Amanda M. Nelson, PhD
Penn State University College of Medicine
2022 AARS Research Scholar Award Recipient
Identifying a Transcriptomic Signature for Acne Susceptibility as a Tool to Enhance Drug Discovery
Acne is a complex inflammatory skin disease and while the factors contributing to acne pathogenesis are well described, the factors that predispose individuals to develop acne are less clear.
Our compelling preliminary data led us to hypothesize that the genes that are differentially expressed between non-lesional acne skin and skin from healthy subjects may contribute to acne susceptibility and correlate with degree of acne severity. We made the novel discovery that 68 genes are differentially expressed between non-lesional skin of acne patients and skin from individuals without acne. Collectively, these differentially expressed genes have important roles in maintaining the structure and function of a healthy hair follicle or pilosebaceous unit. A key question is whether these skin-specific gene expression alterations in acne skin contribute to acne susceptibility and/or degree of disease severity in acne patients.
Acne is a complex inflammatory skin disease resulting from the interplay between follicular plugging, sebum production, C. acnes activities and skin inflammation. Skin-specific gene expression differences may explain the susceptibility to acne, as the site of acne pathogenesis is the pilosebaceous unit. We propose that altered gene expression within non-lesional skin of acne patients “primes” the skin and pilosebaceous units to develop an acne lesion when other acne stimuli are present.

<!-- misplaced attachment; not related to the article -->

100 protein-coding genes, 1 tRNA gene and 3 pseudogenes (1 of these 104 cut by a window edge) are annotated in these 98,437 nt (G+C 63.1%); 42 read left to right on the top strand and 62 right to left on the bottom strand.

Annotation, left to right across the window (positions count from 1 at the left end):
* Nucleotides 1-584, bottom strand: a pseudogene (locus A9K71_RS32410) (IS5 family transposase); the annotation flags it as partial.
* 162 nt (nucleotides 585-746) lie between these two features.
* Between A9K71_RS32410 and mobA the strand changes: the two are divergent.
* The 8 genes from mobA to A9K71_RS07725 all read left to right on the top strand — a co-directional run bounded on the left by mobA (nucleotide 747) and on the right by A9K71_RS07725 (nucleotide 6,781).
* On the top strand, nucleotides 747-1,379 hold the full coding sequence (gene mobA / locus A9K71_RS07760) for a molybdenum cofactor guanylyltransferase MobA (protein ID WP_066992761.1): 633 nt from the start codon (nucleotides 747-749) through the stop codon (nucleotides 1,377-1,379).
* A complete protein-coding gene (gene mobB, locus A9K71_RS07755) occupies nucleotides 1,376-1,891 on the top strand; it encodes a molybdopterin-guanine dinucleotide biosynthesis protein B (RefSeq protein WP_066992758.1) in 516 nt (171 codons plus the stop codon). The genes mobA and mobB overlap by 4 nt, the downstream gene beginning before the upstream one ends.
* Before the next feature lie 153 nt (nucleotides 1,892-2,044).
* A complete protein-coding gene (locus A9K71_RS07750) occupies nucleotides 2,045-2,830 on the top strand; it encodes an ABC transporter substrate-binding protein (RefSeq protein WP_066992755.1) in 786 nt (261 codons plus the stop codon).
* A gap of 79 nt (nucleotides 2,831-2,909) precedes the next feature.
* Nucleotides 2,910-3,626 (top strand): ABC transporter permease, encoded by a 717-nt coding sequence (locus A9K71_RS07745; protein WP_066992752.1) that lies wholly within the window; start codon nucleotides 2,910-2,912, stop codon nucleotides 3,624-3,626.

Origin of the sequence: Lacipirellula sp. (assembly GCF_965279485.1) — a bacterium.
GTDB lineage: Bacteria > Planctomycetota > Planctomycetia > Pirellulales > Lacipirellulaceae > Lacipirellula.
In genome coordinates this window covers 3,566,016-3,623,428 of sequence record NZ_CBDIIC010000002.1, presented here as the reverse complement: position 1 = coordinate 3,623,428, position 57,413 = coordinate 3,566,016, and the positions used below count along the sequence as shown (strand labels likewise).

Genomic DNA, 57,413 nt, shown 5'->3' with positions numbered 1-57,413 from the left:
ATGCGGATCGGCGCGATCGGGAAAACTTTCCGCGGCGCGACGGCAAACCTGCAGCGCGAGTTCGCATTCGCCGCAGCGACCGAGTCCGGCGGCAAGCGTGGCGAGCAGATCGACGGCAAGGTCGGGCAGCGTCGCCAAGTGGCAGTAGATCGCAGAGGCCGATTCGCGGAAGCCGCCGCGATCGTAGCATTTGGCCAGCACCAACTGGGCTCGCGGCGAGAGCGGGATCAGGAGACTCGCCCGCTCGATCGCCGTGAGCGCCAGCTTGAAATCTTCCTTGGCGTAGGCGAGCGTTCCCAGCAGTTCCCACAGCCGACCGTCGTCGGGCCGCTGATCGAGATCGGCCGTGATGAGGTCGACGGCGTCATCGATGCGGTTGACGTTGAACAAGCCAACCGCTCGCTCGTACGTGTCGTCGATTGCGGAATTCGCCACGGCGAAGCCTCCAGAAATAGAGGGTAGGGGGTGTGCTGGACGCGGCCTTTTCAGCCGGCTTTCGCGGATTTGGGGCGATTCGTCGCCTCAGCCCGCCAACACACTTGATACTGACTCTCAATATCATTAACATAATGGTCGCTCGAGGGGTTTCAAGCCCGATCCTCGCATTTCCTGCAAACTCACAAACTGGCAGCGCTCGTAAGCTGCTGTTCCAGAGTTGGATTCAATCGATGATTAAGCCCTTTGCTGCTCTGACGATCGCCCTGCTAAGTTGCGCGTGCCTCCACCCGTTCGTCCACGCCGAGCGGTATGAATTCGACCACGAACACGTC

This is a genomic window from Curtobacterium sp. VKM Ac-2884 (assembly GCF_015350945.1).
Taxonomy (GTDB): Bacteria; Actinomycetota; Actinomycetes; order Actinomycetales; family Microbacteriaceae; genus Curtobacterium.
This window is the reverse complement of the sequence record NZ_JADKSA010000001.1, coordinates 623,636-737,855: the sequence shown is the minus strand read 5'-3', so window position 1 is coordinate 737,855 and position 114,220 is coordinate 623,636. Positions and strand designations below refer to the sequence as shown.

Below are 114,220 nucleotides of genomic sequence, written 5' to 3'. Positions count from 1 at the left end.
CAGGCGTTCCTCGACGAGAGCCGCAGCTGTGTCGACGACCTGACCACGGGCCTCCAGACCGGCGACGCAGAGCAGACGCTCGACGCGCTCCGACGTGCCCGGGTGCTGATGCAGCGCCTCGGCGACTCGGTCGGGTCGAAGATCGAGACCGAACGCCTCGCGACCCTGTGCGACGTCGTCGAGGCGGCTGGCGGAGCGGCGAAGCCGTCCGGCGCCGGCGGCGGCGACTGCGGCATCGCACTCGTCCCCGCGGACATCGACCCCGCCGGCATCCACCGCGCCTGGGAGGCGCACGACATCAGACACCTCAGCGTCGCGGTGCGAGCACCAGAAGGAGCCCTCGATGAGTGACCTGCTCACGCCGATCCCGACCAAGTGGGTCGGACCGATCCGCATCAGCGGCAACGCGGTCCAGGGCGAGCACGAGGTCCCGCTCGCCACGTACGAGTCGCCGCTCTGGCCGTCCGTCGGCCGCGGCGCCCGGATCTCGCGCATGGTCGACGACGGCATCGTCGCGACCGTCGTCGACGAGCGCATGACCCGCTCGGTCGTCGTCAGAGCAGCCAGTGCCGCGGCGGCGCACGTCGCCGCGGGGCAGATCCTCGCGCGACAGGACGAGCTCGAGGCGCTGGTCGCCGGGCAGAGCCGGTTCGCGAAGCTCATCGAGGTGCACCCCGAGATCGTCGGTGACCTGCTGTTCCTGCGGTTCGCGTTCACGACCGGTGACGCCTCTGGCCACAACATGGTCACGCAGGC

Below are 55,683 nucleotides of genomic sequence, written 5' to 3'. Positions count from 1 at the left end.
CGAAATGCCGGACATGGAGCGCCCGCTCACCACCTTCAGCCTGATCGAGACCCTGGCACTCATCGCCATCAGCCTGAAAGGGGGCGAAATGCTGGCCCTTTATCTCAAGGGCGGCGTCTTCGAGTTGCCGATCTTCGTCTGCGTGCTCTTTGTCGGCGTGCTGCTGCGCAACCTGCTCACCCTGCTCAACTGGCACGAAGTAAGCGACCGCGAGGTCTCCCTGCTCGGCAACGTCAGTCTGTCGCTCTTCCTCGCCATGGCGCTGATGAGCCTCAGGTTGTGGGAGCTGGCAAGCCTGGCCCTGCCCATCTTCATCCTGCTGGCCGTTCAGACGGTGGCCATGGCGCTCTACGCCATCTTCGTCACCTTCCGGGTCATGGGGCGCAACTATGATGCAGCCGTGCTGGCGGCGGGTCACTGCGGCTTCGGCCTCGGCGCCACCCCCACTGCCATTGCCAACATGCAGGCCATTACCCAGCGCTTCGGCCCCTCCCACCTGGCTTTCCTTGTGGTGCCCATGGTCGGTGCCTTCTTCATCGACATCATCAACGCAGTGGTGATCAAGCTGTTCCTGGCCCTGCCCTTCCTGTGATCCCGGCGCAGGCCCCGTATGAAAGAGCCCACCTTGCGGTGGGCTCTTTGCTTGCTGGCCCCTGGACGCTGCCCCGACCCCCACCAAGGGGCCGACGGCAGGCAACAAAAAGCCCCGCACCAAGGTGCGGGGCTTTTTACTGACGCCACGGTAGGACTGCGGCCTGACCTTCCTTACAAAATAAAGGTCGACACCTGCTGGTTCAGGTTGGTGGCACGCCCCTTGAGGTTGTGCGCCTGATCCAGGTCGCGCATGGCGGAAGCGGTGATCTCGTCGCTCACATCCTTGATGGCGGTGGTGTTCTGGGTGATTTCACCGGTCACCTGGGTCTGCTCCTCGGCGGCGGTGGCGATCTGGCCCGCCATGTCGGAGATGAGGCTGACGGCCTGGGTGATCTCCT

In this proposal, we will use 94 existing RNA-sequencing datasets from the skin of acne subjects and subjects without acne to identify a gene expression signature for acne susceptibility as a tool to enhance drug discovery. These datasets are annotated with acne severity scores (IGA scores) and are generated from non-lesional, clinically normal skin allowing us to determine if there are underlying differences in gene expression that could explain an individual’s predisposition to develop acne.
Impact: The outcomes from this work will increase our understanding of acne skin and can be used to identify novel treatments to interrupt the pathways leading to acne development.